Downturns in manufacturing, retail trade, and finance and insurance industries were the leading contributors to the slowdown in U.S. economic growth in 2008, according to preliminary statistics on the breakout of real gross domestic product (GDP) by industry from the Bureau of Economic Analysis. The economic slowdown was widespread: nearly two-thirds of private industries contributed to the deceleration in real GDP growth.
- Manufacturing value added—a measure of an industry’s contribution to GDP—fell 2.7 percent in 2008 after rising 2.9 percent in 2007. Durable-goods manufacturing turned down for the first time since 2001, decreasing 1.3 percent. Nondurable-goods manufacturing fell 4.6 percent, after slowing to 0.4 percent in 2007.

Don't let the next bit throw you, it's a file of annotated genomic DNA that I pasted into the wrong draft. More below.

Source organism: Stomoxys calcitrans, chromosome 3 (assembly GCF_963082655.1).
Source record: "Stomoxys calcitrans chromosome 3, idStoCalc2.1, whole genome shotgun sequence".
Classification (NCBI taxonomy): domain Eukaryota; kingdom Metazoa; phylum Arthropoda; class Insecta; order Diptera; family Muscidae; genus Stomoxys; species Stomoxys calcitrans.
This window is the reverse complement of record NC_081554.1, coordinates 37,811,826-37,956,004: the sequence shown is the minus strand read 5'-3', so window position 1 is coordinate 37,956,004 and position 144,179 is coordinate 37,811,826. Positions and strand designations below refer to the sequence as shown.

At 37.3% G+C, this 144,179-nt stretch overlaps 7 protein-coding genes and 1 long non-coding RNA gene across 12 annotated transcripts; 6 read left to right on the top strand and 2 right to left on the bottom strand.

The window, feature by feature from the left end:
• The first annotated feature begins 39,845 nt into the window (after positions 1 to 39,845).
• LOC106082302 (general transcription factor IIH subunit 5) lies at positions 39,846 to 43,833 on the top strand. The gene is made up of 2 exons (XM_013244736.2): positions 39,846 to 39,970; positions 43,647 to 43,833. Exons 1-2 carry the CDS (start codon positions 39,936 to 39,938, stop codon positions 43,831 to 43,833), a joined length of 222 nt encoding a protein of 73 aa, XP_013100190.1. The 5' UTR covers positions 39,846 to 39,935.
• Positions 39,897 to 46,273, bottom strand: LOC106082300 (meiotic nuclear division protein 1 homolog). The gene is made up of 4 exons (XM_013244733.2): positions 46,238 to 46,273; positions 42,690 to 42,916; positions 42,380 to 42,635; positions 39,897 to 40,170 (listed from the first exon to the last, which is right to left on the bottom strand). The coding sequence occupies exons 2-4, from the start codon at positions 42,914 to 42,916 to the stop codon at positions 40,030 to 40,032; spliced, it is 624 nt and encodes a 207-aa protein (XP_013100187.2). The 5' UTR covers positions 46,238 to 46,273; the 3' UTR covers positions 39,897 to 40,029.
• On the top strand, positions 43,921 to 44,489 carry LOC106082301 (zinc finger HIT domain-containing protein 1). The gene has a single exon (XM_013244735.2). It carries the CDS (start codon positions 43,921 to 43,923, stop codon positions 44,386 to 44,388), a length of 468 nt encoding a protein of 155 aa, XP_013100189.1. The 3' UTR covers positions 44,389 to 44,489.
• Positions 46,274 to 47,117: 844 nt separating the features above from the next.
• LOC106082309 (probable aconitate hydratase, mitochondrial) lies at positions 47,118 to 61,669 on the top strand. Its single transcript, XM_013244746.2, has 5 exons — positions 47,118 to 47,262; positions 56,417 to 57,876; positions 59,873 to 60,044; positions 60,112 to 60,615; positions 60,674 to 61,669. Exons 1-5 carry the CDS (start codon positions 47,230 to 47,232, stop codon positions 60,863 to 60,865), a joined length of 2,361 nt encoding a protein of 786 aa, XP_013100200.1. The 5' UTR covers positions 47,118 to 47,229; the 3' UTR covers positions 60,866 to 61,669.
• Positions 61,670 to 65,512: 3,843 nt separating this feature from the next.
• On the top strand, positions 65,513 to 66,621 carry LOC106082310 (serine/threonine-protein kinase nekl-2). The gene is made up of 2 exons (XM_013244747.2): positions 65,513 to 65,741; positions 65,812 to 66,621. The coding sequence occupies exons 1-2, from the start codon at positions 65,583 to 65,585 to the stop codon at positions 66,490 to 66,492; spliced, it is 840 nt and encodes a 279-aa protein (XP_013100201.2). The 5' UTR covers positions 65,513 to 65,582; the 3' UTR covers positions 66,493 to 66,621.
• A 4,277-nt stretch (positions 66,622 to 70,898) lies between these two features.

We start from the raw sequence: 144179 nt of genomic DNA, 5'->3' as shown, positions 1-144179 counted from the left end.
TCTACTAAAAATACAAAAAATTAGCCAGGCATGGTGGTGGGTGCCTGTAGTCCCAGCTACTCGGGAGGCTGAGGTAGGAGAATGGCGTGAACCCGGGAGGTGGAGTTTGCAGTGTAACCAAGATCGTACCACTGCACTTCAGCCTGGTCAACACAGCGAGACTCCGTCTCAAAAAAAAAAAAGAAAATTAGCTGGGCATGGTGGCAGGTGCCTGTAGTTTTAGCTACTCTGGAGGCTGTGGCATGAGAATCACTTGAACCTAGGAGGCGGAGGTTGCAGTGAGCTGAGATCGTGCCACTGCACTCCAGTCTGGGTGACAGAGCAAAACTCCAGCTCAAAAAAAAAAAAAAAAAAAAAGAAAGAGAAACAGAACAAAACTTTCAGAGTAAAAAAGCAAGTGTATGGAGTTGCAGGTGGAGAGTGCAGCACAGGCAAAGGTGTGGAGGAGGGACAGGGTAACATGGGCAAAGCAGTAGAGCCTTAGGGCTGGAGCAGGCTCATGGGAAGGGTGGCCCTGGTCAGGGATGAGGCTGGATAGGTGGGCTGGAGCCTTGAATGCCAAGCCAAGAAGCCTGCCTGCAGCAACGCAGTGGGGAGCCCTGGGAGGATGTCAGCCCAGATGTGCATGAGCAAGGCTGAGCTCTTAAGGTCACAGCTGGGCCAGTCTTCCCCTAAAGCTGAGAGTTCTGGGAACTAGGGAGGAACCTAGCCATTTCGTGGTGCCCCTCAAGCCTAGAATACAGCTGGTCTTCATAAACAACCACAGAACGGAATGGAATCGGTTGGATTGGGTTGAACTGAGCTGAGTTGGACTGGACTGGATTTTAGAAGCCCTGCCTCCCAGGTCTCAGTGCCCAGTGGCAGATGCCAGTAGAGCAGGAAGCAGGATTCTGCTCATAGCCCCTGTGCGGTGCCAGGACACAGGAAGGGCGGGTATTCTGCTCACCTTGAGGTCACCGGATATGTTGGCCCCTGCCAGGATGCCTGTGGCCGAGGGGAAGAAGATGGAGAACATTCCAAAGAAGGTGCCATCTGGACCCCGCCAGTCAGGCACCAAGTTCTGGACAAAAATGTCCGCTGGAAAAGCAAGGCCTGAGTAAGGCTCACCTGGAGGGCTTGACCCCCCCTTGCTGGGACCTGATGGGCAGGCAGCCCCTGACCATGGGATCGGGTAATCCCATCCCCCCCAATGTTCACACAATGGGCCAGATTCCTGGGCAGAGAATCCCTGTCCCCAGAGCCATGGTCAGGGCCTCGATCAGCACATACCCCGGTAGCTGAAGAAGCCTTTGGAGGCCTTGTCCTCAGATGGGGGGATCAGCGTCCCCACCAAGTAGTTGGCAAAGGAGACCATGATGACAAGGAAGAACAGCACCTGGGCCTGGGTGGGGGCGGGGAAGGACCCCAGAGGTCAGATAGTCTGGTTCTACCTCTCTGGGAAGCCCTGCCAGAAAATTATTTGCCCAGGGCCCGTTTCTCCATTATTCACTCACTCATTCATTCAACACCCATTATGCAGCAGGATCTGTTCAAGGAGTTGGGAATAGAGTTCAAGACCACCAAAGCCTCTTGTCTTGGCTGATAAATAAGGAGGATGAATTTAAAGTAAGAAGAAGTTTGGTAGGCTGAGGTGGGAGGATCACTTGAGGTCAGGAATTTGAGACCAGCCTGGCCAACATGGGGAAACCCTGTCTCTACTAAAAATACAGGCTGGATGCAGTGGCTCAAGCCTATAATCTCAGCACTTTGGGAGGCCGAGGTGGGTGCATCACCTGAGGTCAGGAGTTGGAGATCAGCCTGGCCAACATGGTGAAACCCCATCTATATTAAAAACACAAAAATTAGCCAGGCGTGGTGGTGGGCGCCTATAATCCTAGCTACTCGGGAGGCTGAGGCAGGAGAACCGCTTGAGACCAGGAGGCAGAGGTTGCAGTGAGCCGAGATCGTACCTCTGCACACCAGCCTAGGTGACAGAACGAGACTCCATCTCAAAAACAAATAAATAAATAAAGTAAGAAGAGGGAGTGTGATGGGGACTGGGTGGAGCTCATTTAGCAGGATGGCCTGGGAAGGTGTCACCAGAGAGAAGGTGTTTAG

- Retail trade industries’ value added fell 0.5 percent in 2008, its first decline since 1991.
- Finance and insurance industries’ value added dropped 3.0 percent in 2008, its first decline since 1992.
Slower growth in the value added prices for professional and business services and agriculture industries contributed most to the slowdown in the GDP price index for 2008. Value added prices, which measure changes in an industry’s labor and capital inputs prices including profit margins, accelerated sharply in manufacturing, primarily reflecting increases for petroleum.